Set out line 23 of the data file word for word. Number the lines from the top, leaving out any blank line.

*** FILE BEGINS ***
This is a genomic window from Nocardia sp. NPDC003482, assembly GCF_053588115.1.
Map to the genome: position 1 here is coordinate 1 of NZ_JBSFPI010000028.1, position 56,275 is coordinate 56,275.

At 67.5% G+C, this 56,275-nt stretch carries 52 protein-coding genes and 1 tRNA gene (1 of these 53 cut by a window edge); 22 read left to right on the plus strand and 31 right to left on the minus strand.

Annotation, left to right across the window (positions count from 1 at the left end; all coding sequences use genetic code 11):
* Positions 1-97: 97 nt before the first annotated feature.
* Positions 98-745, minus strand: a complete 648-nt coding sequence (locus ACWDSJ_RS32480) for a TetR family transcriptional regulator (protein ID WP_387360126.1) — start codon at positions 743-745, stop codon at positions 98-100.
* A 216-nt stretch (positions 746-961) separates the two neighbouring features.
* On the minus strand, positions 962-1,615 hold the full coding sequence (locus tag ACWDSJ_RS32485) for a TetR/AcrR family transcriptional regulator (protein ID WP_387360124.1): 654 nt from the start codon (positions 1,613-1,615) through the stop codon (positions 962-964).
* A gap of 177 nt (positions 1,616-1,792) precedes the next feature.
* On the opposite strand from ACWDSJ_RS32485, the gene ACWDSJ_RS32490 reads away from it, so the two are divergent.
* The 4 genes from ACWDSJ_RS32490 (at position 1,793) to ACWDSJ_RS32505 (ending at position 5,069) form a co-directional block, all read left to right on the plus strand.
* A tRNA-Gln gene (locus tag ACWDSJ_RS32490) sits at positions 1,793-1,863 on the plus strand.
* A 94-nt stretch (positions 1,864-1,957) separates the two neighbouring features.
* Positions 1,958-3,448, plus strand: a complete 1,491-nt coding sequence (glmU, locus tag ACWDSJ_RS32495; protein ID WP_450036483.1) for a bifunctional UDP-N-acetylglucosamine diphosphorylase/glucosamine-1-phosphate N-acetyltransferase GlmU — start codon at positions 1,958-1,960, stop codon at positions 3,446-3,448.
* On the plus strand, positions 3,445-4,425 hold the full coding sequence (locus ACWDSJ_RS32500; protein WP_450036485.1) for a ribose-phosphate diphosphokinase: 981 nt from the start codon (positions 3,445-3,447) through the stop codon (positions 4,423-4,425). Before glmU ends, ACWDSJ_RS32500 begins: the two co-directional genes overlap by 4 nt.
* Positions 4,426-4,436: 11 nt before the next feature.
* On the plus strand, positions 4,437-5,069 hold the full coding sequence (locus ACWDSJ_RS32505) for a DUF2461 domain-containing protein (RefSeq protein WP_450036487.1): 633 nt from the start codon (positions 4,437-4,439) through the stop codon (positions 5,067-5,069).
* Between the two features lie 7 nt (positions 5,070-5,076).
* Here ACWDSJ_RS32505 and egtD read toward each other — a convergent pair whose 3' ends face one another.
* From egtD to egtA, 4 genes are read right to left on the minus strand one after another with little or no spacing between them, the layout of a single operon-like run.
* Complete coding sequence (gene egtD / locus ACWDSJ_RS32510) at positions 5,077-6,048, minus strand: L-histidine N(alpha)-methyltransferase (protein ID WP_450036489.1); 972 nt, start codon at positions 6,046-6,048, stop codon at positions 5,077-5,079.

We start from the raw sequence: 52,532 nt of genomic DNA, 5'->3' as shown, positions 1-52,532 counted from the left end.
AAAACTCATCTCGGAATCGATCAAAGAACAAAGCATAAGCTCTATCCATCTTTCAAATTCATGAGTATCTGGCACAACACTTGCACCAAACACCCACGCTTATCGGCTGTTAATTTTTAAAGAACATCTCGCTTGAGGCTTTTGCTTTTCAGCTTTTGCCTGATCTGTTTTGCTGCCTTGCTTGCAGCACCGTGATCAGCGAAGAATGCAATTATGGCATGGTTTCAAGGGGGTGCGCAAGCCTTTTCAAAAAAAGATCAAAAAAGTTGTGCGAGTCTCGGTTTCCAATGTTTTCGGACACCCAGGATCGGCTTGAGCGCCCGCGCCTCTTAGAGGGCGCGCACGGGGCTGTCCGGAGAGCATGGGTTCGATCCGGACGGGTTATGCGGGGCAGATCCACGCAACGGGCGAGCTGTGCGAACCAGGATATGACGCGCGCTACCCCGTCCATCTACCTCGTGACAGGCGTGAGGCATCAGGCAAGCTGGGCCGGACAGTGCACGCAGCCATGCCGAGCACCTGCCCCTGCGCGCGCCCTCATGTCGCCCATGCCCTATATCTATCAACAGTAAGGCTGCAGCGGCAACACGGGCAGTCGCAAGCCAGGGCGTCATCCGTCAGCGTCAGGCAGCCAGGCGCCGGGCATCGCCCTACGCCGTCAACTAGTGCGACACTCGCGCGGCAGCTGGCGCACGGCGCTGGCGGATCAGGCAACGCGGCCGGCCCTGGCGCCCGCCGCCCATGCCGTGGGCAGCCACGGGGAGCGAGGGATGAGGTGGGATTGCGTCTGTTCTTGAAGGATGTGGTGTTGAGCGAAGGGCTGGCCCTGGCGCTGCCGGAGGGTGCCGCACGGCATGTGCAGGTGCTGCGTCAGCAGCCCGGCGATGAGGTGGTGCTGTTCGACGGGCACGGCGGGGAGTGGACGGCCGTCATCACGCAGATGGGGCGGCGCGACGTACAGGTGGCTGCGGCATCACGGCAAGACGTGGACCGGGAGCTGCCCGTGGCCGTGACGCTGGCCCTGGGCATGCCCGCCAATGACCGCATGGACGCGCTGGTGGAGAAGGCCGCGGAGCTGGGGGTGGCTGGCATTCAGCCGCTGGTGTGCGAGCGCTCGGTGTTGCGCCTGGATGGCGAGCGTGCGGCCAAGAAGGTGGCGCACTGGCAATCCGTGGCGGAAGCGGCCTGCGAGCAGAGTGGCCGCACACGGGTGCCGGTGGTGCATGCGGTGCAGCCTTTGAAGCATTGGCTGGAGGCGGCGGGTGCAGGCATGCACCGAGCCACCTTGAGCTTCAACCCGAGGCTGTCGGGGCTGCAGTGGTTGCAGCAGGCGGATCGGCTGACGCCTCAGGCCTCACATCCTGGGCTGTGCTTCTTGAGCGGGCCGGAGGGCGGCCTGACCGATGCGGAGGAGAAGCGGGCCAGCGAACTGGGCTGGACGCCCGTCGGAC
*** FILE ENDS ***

AAAACTCATCTCGGAATCGATCAAAGAACAAAGCATAAGCTCTATCCATCTTTCAAATTCATGAGTATCTGGCACAACACTTGCACCAAACACCCACGCTTATCGGCTGTTAATTTTTAAAGAACATCTCGCTTGAGGCTTTTGCTTTTCAGCTTTTGCCTGATCTGTTTTGCTGCCTTGCTTGCAGCACCGTGATCAGCGAAGAATGCAATTATGGCATGGTTTCAAGGGGGTGCGCAAGCCTTTTCAAAAAAAGATCAAAAAAGTTGTGCGAGTCTCGGTTTCCAATGTTTTCGGACACCCAGGATCGGCTTGAGCGCCCGCGCCTCTTAGAGGGCGCGCACGGGGCTGTCCGGAGAGCATGGGTTCGATCCGGACGGGTTATGCGGGGCAGATCCACGCAACGGGCGAGCTGTGCGAACCAGGATATGACGCGCGCTACCCCGTCCATCTACCTCGTGACAGGCGTGAGGCATCAGGCAAGCTGGGCCGGACAGTGCACGCAGCCATGCCGAGCACCTGCCCCTGCGCGCGCCCTCATGTCGCCCATGCCCTATATCTATCAACAGTAAGGCTGCAGCGGCAACACGGGCAGTCGCAAGCCAGGGCGTCATCCGTCAGCGTCAGGCAGCCAGGCGCCGGGCATCGCCCTACGCCGTCAACTAGTGCGACACTCGCGCGGCAGCTGGCGCACGGCGCTGGCGGATCAGGCAACGCGGCCGGCCCTGGCGCCCGCCGCCCATGCCGTGGGCAGCCACGGGGAGCGAGGGATGAGGTGGGATTGCGTCTGTTCTTGAAGGATGTGGTGTTGAGCGAAGGGCTGGCCCTGGCGCTGCCGGAGGGTGCCGCACGGCATGTGCAGGTGCTGCGTCAGCAGCCCGGCGATGAGGTGGTGCTGTTCGACGGGCACGGCGGGGAGTGGACGGCCGTCATCACGCAGATGGGGCGGCGCGACGTACAGGTGGCTGCGGCATCACGGCAAGACGTGGACCGGGAGCTGCCCGTGGCCGTGACGCTGGCCCTGGGCATGCCCGCCAATGACCGCATGGACGCGCTGGTGGAGAAGGCCGCGGAGCTGGGGGTGGCTGGCATTCAGCCGCTGGTGTGCGAGCGCTCGGTGTTGCGCCTGGATGGCGAGCGTGCGGCCAAGAAGGTGGCGCACTGGCAATCCGTGGCGGAAGCGGCCTGCGAGCAGAGTGGCCGCACACGGGTGCCGGTGGTGCATGCGGTGCAGCCTTTGAAGCATTGGCTGGAGGCGGCGGGTGCAGGCATGCACCGAGCCACCTTGAGCTTCAACCCGAGGCTGTCGGGGCTGCAGTGGTTGCAGCAGGCGGATCGGCTGACGCCTCAGGCCTCACATCCTGGGCTGTGCTTCTTGAGCGGGCCGGAGGGCGGCCTGACCGATGCGGAGGAGAAGCGGGCCAGCGAACTGGGCTGGACGCCCGTCGGAC